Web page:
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September 21, 2012

David Nutt and Julia Manning: is It Right to Take Ecstasy in a TV Trial?

By: Oliver Laughland

The Guardian

The Guardian’s Oliver Laughland interviews researcher David Nutt and health campaigner Julia Manning about Channel 4’s decision to fund and broadcast research on MDMA, and their discussion ranges from neuroscience to morality.


Originally appearing here.

Next week Professor David Nutt will test the effects of MDMA – otherwise known as ecstasy – on a number of volunteers live on TV in a research project funded by Channel 4. Julia Manning, chief executive of thinktank 2020Health believes the experiment is reckless. Oliver Laughland chairs.

David Nutt: The project has two purposes. The first is to show the whole process – from design to analysis – of a scientific experiment being performed. The second is to do the first UK imaging study of the human brain with [the effects of] MDMA, using the latest technology. The drug has been around for 50 years, and been used massively by young people. It also has important therapeutic potential and it’s necessary, from the perspective of a neuroscientist, to understand what it does in the brain.

Julia Manning: It’s reckless and pointless. We have a high regard for British scientific research. But I was alarmed when I heard about this. I don’t believe it is a serious scientific study. It’s been funded by Channel 4 because the Medical Research Council (MRC) and other authoritative bodies wouldn’t fund it.

DN: The research quality in this study is world-leading, using cutting-edge neuro-imaging technology and analysis. It will be published in the highest-quality journals. It’s being funded by a television company not because other funders don’t value the qualities of the research. When we put this study as part of a larger project to the MRC, it was scored very highly, but didn’t fit in with the MRC’s portfolio of addiction. As we know, MDMA is not addictive. I should be commended for finding a way of doing quality science, which otherwise wouldn’t happen.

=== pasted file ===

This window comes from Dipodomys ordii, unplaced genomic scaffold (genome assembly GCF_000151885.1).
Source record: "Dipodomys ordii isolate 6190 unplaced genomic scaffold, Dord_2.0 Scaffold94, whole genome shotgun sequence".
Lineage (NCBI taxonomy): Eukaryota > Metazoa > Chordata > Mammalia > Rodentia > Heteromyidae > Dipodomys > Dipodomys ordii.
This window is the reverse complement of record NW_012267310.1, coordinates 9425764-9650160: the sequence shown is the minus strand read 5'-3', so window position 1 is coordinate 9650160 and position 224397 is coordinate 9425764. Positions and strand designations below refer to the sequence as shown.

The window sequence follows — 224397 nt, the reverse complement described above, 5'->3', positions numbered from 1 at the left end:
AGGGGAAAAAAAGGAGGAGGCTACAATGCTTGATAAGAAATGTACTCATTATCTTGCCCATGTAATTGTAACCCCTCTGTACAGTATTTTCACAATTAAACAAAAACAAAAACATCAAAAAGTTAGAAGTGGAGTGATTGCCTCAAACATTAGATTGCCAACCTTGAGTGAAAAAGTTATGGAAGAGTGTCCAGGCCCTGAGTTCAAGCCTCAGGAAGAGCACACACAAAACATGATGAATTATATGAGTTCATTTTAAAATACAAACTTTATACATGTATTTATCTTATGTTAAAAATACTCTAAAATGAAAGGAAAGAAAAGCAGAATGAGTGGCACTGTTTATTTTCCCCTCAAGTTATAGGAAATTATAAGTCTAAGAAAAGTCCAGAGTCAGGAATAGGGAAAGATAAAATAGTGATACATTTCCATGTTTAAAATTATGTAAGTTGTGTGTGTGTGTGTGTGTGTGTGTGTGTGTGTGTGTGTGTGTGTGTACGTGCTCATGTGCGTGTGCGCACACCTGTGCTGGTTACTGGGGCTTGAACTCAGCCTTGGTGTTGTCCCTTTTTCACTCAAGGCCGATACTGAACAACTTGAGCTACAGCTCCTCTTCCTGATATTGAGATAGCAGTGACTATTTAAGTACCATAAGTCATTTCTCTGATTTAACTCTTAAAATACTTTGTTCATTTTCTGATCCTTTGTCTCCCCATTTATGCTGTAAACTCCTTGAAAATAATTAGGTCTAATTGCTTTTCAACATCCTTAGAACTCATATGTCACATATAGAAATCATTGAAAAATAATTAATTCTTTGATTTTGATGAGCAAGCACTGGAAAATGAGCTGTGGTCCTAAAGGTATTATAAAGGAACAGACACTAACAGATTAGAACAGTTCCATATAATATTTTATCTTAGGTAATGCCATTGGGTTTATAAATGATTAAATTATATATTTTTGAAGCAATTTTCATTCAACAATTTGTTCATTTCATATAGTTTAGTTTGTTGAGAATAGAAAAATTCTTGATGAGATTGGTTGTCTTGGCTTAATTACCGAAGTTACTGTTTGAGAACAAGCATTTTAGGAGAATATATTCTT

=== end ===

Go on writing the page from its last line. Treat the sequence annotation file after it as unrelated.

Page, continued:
JM: Simply because you’re using high technology doesn’t make it quality. I also dispute that MDMA isn’t addictive, because it’s an amphetamine and it’s well-known that amphetamines are addictive. Ecstasy and other drugs are illegal for good reasons. Not just for scientific reasons – it’s because of the social, economic and moral messages that it sends out as well.

Oliver Laughland: Do you think the programme will send out the wrong moral message?

DN: I don’t think a scientific programme has any relationship to moral messages. What we’re trying to do is understand the effects on the brain of a drug which, as everyone who uses it – by and large – tells us, produces an interesting and profound change in people’s feelings in a positive direction. This science will give us an insight into a brain mechanism underpinning trust, empathy and love, and may lead us to new therapies. I am president of the British Neuroscience Association; I know what good neuroscience is, and this is cutting-edge.

JM: It’s publicity-seeking neuroscience. It’s publicity-seeking neuroscience. The issue is that you’re using an illegal drug to get publicity for your research and position, which is wanting to legalise access to [some] drugs. If you’re really looking to do serious neuroscience, why aren’t you looking for a cure for Alzheimer’s or Parkinson’s?

DN: Sorry, Julia, but depression is still – as you may know from the recent report from the European Brain Council, of which I’m vice president – the largest cause of disability in Europe. We have many treatments that are not particularly effective. I’m looking to innovate. You should be endorsing this approach and encouraging the British pharmaceutical industry to support me. The reason it is not is because it is too terrified of the illegal status of these drugs – it believes, incorrectly, that working in this field would give it bad publicity. Your argument with me is essentially fuelling that prejudice.